Many of the people who read this blog are interested in self-sufficiency, growing their own food, making food from scratch and raising animals for meat or fiber, if space (and laws) allow. However, many of those same readers also, like myself, live in the city. We enjoy the benefits of both worlds, adding in the convenience of urban transportation, diversity, great restaurants and access to world class arts.
But, there are drawbacks. Legal restrictions. Neighbors that are too close that may not appreciate your activities. Lack of space to plant an orchard or raise a milk cow. The list goes on. Many of us dream of living further out to do the things we really want to do when, really, most of the things we want to do can be accomplished right in our own backyards.
Growing a substantial amount of food just means the willingness to convert a lot of your yard into food-growing spaces. If you are fortunate to live in a city like Seattle that has forward thinking laws, you can raise rabbits, a half dozen chickens, a couple of dwarf dairy goats and some bees. What else do you really need? A teacup mini pig? Ok, you can have that too.
All the other activities we think of when it comes to being self-sufficient can be done no matter where you live – cooking and heating with a wood stove, cheese making, home brewing, soap making, bread baking, canning, sewing, knitting, etc. Again, the list goes on and few things prevent you from doing them besides, perhaps, funds and the gumption to do them.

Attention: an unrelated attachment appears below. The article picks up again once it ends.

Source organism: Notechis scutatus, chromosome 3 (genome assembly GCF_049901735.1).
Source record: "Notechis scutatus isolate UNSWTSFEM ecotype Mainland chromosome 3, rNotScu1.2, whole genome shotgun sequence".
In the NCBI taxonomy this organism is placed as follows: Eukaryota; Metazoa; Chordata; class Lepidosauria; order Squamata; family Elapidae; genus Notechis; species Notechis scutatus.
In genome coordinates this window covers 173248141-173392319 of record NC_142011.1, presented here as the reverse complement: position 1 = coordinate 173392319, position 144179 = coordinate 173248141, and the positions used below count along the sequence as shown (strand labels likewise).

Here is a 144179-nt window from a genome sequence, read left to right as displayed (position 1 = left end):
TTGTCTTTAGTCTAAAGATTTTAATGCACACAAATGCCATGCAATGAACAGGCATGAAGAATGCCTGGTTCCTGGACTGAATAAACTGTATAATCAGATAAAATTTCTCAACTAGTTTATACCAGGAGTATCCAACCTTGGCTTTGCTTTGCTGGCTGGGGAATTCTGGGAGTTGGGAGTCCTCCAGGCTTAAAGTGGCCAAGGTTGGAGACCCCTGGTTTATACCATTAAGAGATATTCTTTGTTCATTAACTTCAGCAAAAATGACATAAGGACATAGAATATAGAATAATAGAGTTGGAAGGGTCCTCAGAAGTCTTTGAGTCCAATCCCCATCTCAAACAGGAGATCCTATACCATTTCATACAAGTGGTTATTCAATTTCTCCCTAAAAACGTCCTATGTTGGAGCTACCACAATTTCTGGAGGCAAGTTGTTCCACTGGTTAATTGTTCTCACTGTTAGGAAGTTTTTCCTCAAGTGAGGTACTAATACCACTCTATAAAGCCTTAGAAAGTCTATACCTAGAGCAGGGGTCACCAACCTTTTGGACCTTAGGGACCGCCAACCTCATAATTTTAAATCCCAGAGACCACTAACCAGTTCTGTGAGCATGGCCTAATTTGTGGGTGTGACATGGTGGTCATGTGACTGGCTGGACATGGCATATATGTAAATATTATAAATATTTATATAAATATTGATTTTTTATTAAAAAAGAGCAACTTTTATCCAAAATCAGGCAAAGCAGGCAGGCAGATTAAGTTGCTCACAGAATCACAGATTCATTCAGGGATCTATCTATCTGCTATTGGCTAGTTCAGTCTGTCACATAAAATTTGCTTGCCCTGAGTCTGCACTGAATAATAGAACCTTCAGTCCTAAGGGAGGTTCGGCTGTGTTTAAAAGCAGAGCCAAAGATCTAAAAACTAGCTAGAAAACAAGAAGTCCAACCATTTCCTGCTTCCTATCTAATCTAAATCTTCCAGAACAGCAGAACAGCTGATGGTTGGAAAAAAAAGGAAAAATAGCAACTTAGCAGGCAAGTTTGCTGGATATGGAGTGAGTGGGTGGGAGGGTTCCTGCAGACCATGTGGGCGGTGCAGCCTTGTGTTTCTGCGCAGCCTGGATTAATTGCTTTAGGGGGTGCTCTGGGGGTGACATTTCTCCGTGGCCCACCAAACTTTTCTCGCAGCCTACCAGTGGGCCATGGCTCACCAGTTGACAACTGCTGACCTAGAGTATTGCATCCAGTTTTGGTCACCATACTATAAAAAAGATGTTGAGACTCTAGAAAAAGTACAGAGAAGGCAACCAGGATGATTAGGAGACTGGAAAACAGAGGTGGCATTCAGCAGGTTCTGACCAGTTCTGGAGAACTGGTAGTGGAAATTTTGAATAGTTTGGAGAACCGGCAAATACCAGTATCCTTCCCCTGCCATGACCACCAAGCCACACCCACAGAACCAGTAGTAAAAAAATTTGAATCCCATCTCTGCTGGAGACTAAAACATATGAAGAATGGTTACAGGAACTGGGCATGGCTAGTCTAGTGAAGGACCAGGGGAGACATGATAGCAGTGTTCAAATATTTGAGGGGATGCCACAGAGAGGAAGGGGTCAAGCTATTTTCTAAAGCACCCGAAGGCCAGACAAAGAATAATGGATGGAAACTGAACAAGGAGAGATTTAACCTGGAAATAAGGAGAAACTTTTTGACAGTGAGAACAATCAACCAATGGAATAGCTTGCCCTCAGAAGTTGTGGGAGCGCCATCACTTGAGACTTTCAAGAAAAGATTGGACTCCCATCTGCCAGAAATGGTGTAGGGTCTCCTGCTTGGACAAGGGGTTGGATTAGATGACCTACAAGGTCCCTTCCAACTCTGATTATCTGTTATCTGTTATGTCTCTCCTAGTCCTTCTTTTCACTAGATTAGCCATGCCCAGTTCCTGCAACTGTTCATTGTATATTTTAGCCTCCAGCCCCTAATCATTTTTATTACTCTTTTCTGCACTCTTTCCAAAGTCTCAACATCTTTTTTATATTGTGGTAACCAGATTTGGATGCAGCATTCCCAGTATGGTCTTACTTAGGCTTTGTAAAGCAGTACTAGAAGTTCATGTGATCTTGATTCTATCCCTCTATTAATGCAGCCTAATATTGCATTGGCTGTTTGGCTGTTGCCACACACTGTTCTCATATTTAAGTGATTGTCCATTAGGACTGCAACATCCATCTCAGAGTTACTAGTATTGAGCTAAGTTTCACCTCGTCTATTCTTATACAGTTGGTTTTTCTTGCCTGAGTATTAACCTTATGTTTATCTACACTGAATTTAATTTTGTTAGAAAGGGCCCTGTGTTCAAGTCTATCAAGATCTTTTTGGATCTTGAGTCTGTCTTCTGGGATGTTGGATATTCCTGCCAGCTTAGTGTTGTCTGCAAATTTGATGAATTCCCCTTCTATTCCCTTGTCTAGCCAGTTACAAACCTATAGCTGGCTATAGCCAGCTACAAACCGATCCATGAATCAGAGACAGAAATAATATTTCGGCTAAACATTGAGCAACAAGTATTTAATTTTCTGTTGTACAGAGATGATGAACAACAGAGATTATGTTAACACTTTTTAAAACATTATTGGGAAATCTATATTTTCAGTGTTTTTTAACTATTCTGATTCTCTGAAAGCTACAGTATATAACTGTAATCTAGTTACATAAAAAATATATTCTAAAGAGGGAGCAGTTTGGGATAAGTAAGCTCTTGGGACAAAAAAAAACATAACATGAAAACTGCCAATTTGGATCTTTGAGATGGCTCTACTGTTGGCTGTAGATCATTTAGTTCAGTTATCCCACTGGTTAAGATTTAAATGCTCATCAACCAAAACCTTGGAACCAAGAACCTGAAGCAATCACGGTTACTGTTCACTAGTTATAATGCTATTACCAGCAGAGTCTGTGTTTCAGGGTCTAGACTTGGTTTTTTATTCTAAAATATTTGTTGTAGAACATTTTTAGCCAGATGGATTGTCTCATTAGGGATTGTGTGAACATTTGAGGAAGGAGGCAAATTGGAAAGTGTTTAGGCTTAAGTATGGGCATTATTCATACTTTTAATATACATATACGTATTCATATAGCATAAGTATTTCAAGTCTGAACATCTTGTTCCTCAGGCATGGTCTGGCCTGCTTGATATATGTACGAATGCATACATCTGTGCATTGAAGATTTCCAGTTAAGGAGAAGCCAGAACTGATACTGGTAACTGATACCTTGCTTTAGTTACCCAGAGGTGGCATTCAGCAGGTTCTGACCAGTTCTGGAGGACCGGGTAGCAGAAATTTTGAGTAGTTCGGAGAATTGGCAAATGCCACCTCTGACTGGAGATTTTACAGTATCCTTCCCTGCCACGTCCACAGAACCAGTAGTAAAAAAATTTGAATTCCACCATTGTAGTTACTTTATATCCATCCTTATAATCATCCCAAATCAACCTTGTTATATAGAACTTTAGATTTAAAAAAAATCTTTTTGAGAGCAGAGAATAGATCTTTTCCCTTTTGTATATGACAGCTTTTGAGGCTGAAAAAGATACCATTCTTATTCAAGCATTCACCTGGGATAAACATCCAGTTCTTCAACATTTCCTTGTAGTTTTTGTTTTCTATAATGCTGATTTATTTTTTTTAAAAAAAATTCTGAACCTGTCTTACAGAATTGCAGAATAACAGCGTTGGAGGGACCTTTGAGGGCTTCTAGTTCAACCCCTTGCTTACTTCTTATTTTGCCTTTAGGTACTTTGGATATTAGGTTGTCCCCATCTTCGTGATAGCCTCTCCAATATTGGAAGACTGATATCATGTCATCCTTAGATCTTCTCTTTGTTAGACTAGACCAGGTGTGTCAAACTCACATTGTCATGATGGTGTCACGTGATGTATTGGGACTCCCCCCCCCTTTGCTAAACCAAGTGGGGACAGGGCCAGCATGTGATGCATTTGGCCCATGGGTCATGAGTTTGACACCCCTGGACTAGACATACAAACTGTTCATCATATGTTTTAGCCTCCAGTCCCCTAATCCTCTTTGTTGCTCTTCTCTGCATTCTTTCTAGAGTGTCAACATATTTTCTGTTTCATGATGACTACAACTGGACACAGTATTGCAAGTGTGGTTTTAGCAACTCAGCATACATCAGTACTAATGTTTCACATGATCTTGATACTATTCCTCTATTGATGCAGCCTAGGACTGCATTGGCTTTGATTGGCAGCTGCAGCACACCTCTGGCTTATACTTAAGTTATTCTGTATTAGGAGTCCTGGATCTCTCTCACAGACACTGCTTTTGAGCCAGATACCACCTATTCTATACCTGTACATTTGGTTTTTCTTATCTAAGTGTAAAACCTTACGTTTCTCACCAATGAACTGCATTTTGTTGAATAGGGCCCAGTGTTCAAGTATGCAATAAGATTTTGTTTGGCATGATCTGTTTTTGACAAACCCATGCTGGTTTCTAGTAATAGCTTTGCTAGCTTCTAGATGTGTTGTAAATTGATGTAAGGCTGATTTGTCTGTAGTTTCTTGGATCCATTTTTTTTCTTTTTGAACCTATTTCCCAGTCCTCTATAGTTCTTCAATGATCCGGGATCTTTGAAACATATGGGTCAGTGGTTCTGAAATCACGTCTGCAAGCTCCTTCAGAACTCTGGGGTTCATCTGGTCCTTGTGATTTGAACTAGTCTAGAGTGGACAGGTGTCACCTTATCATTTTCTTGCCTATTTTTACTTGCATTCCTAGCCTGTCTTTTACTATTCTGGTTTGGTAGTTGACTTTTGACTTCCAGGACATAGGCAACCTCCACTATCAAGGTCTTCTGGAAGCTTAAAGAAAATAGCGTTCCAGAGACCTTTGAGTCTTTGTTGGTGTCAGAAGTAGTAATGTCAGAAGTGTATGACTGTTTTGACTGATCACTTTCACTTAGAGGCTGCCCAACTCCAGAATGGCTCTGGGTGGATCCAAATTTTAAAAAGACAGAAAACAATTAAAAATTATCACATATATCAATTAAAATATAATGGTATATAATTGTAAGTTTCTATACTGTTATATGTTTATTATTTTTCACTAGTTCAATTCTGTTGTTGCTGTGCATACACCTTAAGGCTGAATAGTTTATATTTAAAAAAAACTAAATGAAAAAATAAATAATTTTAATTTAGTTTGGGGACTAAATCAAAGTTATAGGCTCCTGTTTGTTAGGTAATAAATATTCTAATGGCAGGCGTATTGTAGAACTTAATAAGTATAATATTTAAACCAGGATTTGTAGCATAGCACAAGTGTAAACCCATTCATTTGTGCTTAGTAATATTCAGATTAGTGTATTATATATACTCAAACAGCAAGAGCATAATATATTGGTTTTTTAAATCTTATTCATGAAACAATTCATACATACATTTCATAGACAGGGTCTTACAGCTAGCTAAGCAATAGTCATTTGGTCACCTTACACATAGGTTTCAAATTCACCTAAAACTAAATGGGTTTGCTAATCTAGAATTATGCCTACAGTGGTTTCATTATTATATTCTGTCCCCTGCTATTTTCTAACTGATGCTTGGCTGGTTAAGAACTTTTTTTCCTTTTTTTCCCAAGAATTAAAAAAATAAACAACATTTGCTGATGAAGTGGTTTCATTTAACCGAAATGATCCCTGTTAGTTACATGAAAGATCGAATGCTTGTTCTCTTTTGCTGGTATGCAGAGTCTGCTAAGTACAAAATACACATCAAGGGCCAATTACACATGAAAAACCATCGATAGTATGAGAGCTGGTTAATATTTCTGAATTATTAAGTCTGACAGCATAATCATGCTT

If you call yourself an urban farmer or homesteader and dream of the country, what do you wish you had or could do differently? Is your wanderlust for more space really just holding you back from creating what you really want in the space you already have?
Source: The Crunchy Chicken
Rising food prices and the uncertainty surrounding climate change and global warming coupled with the threat of a deepening global recession, make self-sufficiency very attractive. In an ideal situation, a farm would provide the highest potential for complete self-sufficiency but as the article above describes, a level of self-sufficiency can be accomplished with a small, urban backyard. See related posts: Gardening for your survival Part 1 and Part 2.
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